Introductory Language Values

I was having a conversation with some people about languages to use to teach programmers.  I am not a teacher and it has been my impression that language choice matters a lot less than pedagogy when creating good programmers comfortable with all of the possible tools of software development.  That said, I still have opinions and here are the things I look for in an intro language:

* Some things should be SUPER easy, hard things should be possible, nothing has to be fast or maintainable
* Fast feedback cycles between writing a thing and seeing if it works, with easily-visible results.  We want to introduce students to the phenomenal magical power of coding, because that will provide intrinsic motivation to keep going when things are hard.
* Transparent: if you dig down, you can figure out why something does what it does (LISP, Smalltalk and JavaScript all have this property)
* Supports encapsulation and recursion: these are the hardest concepts for most students to grasp, so introducing them early and insisting students use them is valuable.
* Good code should be pretty, ugly code should be ugly: I don't care if it's possible to write terrible code, I care if readable code is obviously readable. Students need to be able to start developing an aesthetic sense of code quality right away, but shouldn't have to write clean code in order to get something working.
* No meaningful whitespace or magical numbers of characters: these are often confusing to people not used to working with computers because in other places we use language those things don't matter.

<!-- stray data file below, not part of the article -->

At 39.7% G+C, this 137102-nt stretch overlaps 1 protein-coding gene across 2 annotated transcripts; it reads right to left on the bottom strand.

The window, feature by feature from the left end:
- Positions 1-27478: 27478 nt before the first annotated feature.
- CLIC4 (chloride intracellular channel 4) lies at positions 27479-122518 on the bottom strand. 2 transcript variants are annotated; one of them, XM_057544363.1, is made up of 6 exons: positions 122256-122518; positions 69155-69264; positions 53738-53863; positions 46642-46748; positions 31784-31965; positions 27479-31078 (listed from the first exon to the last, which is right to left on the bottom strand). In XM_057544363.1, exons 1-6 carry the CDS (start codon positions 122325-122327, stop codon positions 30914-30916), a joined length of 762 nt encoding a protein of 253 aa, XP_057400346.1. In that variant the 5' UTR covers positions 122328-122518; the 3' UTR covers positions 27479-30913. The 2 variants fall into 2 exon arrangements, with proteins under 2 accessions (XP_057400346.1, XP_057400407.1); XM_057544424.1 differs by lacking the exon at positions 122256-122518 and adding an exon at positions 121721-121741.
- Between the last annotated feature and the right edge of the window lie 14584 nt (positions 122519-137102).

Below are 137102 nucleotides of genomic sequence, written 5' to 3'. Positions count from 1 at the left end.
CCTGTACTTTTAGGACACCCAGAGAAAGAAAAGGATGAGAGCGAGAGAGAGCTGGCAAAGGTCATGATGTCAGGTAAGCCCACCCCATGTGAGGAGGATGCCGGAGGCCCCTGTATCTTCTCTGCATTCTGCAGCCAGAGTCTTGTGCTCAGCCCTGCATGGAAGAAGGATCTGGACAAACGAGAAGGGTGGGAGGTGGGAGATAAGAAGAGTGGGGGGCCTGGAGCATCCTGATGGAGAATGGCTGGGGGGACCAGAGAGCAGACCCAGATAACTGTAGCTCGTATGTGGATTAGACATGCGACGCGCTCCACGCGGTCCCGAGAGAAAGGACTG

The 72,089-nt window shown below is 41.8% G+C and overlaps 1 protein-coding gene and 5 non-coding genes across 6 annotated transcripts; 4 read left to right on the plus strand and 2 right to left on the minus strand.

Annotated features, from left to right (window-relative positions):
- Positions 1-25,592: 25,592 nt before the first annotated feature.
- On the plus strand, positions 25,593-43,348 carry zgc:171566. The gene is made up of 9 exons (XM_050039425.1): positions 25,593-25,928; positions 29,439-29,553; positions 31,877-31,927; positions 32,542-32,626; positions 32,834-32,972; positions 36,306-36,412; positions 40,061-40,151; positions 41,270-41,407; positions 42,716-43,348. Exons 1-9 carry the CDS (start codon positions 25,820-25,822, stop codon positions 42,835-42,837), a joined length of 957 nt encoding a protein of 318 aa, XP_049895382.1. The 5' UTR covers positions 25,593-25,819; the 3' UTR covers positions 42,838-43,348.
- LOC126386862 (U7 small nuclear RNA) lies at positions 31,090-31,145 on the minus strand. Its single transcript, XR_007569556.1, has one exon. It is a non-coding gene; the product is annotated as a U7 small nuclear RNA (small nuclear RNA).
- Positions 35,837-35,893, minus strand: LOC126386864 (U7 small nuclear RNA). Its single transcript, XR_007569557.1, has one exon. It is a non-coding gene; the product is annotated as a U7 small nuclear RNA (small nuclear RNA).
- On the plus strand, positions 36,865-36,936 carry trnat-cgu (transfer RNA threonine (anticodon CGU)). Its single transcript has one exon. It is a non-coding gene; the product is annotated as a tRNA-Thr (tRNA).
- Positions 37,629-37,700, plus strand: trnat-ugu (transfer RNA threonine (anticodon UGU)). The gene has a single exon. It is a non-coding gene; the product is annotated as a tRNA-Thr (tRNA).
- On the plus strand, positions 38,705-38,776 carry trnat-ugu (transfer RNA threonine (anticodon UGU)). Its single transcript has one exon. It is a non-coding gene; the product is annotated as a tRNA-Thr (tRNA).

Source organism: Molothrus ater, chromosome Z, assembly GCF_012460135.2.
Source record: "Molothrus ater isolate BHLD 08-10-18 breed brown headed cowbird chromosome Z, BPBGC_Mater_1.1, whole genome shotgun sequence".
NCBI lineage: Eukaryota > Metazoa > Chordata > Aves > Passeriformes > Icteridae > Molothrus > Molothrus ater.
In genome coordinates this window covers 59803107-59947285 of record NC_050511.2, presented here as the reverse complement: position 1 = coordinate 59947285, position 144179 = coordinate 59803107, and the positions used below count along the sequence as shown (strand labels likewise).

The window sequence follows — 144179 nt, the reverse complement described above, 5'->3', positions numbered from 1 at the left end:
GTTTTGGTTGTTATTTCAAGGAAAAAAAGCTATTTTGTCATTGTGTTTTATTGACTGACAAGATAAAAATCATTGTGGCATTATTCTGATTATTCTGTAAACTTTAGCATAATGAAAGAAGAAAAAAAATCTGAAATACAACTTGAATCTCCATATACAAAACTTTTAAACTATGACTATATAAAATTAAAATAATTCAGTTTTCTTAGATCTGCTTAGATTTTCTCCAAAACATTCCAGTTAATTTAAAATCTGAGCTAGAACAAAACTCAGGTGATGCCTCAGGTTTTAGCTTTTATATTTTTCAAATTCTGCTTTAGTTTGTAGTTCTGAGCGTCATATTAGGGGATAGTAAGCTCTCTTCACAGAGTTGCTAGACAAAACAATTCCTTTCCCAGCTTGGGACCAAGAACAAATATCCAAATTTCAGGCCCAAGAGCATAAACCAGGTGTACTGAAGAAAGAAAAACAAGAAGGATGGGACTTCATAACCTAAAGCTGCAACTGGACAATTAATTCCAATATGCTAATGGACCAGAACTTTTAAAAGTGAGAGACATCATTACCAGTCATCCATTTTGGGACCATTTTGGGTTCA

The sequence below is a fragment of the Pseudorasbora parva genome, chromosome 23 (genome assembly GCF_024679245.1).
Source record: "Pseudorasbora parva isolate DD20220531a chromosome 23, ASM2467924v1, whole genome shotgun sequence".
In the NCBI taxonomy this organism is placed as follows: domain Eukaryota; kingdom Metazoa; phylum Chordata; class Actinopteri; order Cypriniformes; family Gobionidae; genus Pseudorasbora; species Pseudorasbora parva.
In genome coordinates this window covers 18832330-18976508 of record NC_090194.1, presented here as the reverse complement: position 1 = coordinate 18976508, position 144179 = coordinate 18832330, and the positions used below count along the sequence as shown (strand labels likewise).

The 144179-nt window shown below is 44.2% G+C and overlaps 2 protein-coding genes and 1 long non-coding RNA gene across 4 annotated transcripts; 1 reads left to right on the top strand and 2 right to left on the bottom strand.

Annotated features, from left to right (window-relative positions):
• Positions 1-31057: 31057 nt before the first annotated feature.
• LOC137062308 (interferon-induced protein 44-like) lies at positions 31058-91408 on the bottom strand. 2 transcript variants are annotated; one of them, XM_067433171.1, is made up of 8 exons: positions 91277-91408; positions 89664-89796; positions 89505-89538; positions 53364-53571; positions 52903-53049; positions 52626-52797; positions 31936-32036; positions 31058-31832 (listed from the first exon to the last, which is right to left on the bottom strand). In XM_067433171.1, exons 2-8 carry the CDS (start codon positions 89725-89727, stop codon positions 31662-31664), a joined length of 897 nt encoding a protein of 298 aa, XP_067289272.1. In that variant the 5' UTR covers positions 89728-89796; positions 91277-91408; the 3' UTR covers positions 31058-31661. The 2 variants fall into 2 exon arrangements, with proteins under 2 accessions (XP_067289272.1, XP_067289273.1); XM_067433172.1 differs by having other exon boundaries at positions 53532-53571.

* Good IDE support: most students aren't going to be used to working on the command line, and introducing version control is a more gentle introduction. This helps with explorability and getting students over the hurdle of understanding that they aren't writing prose: they are building a world with it's own internal rules system.
* Easy unit testing: it's hard enough to teach unit testing even at its easiest, but it is incredibly valuable to start with it because it introduces the idea of interfaces and encapsulation in a particularly tangible way. It can also help students learn to evolve software in small, safe steps.
* Publicly-visible well-written code bases: reading code is just as important as writing code when learning.
* An active, supportive, anti-sexist community: I want students to be able to feel like they belong when they go looking on line for information about what they are doing.
* Doesn't try to be clever or optimize for experienced user productivity: ideally, I should be able to tell a story about the language in a single sentence. "Everything is an object" or "everything inside the parentheses gets run together" or "we send objects messages" are ways to bootrstrap a mental model of the language (consider, for example, how Bootstrap explains LISP to teach students algebra:

Note that many of these are different things than I look for in a production language. I want students to make mistakes that help them learn, so protecting them from those mistakes isn't useful or helpful.  They aren't going to be working on large code bases, so libraries, package management and scalability aren't important. No language is perfect on all of these dimensions, but some are definitely better than others.

Confidence Through Feedback, or Why Imposter Syndrome is the Wrong Metaphor

Imposter syndrome is often presented as a personal failing.  A lack of confidence, our wrong-headed beliefs not matching the reality of how competent we are, or worst of a flaw of our gender.  Just tell yourself you are wrong!  Imagine everyone else is just like you!  Have confidence in all parts of yourself except that part that tells you not to have confidence!

Unsurprisingly, these interventions are not often effective.  At best, they change behavior, frequently while making people who already feel bad about themselves feel worse.  At worst, they lead people to stop trying to improve the environment they have found themselves in.

I would like to offer an alternative story: imposter syndrome is a rational response to insufficient feedback. 

Email Template For Addressing Conference Gender Diversity